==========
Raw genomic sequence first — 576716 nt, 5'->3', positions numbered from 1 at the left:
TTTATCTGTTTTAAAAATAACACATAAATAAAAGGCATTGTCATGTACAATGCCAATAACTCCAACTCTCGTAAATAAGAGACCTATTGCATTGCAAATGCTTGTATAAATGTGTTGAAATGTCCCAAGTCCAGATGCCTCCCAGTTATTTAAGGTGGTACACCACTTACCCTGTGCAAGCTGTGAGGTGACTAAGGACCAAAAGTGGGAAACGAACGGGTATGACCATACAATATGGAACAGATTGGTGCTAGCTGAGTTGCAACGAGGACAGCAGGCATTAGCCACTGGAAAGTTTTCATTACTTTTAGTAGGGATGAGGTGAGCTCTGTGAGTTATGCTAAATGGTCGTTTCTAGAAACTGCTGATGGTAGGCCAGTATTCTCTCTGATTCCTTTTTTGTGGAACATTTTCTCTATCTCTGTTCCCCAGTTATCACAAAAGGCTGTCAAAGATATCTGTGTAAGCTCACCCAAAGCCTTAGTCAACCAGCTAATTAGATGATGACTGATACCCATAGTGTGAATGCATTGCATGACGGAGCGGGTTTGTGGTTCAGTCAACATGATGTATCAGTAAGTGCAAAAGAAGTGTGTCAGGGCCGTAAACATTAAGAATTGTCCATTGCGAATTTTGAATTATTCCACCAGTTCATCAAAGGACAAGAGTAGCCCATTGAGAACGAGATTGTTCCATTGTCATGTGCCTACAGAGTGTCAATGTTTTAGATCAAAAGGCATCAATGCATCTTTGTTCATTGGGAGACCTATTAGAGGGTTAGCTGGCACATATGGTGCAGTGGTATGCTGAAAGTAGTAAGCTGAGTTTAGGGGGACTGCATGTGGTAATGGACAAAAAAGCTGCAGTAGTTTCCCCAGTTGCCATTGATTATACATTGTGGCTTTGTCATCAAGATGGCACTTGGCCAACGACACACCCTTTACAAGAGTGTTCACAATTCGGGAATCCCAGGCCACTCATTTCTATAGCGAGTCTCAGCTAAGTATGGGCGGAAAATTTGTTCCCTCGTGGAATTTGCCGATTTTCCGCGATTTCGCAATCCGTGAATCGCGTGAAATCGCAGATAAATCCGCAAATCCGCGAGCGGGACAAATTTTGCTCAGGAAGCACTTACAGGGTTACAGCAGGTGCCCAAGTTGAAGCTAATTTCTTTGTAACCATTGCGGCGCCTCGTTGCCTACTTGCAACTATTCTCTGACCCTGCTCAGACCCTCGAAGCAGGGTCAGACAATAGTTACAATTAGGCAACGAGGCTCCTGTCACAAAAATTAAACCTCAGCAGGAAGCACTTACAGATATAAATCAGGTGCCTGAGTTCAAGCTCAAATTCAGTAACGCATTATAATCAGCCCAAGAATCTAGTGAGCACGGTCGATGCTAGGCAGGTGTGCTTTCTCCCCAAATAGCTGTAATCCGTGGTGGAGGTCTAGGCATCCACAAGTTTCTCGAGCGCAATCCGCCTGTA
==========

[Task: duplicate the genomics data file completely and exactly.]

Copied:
Raw genomic sequence first — 576716 nt, 5'->3', positions numbered from 1 at the left:
TTTATCTGTTTTAAAAATAACACATAAATAAAAGGCATTGTCATGTACAATGCCAATAACTCCAACTCTCGTAAATAAGAGACCTATTGCATTGCAAATGCTTGTATAAATGTGTTGAAATGTCCCAAGTCCAGATGCCTCCCAGTTATTTAAGGTGGTACACCACTTACCCTGTGCAAGCTGTGAGGTGACTAAGGACCAAAAGTGGGAAACGAACGGGTATGACCATACAATATGGAACAGATTGGTGCTAGCTGAGTTGCAACGAGGACAGCAGGCATTAGCCACTGGAAAGTTTTCATTACTTTTAGTAGGGATGAGGTGAGCTCTGTGAGTTATGCTAAATGGTCGTTTCTAGAAACTGCTGATGGTAGGCCAGTATTCTCTCTGATTCCTTTTTTGTGGAACATTTTCTCTATCTCTGTTCCCCAGTTATCACAAAAGGCTGTCAAAGATATCTGTGTAAGCTCACCCAAAGCCTTAGTCAACCAGCTAATTAGATGATGACTGATACCCATAGTGTGAATGCATTGCATGACGGAGCGGGTTTGTGGTTCAGTCAACATGATGTATCAGTAAGTGCAAAAGAAGTGTGTCAGGGCCGTAAACATTAAGAATTGTCCATTGCGAATTTTGAATTATTCCACCAGTTCATCAAAGGACAAGAGTAGCCCATTGAGAACGAGATTGTTCCATTGTCATGTGCCTACAGAGTGTCAATGTTTTAGATCAAAAGGCATCAATGCATCTTTGTTCATTGGGAGACCTATTAGAGGGTTAGCTGGCACATATGGTGCAGTGGTATGCTGAAAGTAGTAAGCTGAGTTTAGGGGGACTGCATGTGGTAATGGACAAAAAAGCTGCAGTAGTTTCCCCAGTTGCCATTGATTATACATTGTGGCTTTGTCATCAAGATGGCACTTGGCCAACGACACACCCTTTACAAGAGTGTTCACAATTCGGGAATCCCAGGCCACTCATTTCTATAGCGAGTCTCAGCTAAGTATGGGCGGAAAATTTGTTCCCTCGTGGAATTTGCCGATTTTCCGCGATTTCGCAATCCGTGAATCGCGTGAAATCGCAGATAAATCCGCAAATCCGCGAGCGGGACAAATTTTGCTCAGGAAGCACTTACAGGGTTACAGCAGGTGCCCAAGTTGAAGCTAATTTCTTTGTAACCATTGCGGCGCCTCGTTGCCTACTTGCAACTATTCTCTGACCCTGCTCAGACCCTCGAAGCAGGGTCAGACAATAGTTACAATTAGGCAACGAGGCTCCTGTCACAAAAATTAAACCTCAGCAGGAAGCACTTACAGATATAAATCAGGTGCCTGAGTTCAAGCTCAAATTCAGTAACGCATTATAATCAGCCCAAGAATCTAGTGAGCACGGTCGATGCTAGGCAGGTGTGCTTTCTCCCCAAATAGCTGTAATCCGTGGTGGAGGTCTAGGCATCCACAAGTTTCTCGAGCGCAATCCGCCTGTA